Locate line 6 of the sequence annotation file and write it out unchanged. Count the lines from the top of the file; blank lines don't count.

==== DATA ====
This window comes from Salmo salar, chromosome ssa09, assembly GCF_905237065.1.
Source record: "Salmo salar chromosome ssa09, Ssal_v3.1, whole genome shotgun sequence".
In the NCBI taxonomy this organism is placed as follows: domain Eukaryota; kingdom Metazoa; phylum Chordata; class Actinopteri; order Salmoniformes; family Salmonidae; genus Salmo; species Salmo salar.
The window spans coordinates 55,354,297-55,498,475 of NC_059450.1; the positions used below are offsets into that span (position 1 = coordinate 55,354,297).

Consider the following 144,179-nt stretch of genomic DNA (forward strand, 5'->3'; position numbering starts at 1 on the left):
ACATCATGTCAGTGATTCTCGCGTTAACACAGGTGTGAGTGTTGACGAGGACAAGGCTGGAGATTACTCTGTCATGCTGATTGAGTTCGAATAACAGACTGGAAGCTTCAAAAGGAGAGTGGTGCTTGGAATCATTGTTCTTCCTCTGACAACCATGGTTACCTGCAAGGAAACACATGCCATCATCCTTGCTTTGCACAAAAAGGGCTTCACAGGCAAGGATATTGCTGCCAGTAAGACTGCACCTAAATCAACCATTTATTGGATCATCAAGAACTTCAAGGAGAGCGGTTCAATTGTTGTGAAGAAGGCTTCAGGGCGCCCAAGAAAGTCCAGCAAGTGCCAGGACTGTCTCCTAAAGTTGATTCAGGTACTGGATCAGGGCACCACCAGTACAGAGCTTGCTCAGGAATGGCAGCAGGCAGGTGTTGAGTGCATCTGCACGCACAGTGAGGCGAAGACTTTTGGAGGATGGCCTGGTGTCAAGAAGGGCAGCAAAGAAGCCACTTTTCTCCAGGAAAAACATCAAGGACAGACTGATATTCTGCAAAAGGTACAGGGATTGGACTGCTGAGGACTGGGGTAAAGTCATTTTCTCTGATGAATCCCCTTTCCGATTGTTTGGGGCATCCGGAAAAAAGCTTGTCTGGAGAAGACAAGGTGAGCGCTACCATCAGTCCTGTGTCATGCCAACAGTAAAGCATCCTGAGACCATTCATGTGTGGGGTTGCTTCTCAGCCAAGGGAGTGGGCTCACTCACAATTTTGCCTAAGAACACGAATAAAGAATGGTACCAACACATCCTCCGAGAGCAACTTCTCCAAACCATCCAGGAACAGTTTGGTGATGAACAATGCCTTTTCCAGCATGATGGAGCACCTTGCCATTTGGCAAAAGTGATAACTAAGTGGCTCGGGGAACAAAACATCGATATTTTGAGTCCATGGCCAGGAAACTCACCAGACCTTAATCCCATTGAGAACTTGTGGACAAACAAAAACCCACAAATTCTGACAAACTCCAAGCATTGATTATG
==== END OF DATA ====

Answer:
ACATCATGTCAGTGATTCTCGCGTTAACACAGGTGTGAGTGTTGACGAGGACAAGGCTGGAGATTACTCTGTCATGCTGATTGAGTTCGAATAACAGACTGGAAGCTTCAAAAGGAGAGTGGTGCTTGGAATCATTGTTCTTCCTCTGACAACCATGGTTACCTGCAAGGAAACACATGCCATCATCCTTGCTTTGCACAAAAAGGGCTTCACAGGCAAGGATATTGCTGCCAGTAAGACTGCACCTAAATCAACCATTTATTGGATCATCAAGAACTTCAAGGAGAGCGGTTCAATTGTTGTGAAGAAGGCTTCAGGGCGCCCAAGAAAGTCCAGCAAGTGCCAGGACTGTCTCCTAAAGTTGATTCAGGTACTGGATCAGGGCACCACCAGTACAGAGCTTGCTCAGGAATGGCAGCAGGCAGGTGTTGAGTGCATCTGCACGCACAGTGAGGCGAAGACTTTTGGAGGATGGCCTGGTGTCAAGAAGGGCAGCAAAGAAGCCACTTTTCTCCAGGAAAAACATCAAGGACAGACTGATATTCTGCAAAAGGTACAGGGATTGGACTGCTGAGGACTGGGGTAAAGTCATTTTCTCTGATGAATCCCCTTTCCGATTGTTTGGGGCATCCGGAAAAAAGCTTGTCTGGAGAAGACAAGGTGAGCGCTACCATCAGTCCTGTGTCATGCCAACAGTAAAGCATCCTGAGACCATTCATGTGTGGGGTTGCTTCTCAGCCAAGGGAGTGGGCTCACTCACAATTTTGCCTAAGAACACGAATAAAGAATGGTACCAACACATCCTCCGAGAGCAACTTCTCCAAACCATCCAGGAACAGTTTGGTGATGAACAATGCCTTTTCCAGCATGATGGAGCACCTTGCCATTTGGCAAAAGTGATAACTAAGTGGCTCGGGGAACAAAACATCGATATTTTGAGTCCATGGCCAGGAAACTCACCAGACCTTAATCCCATTGAGAACTTGTGGACAAACAAAAACCCACAAATTCTGACAAACTCCAAGCATTGATTATG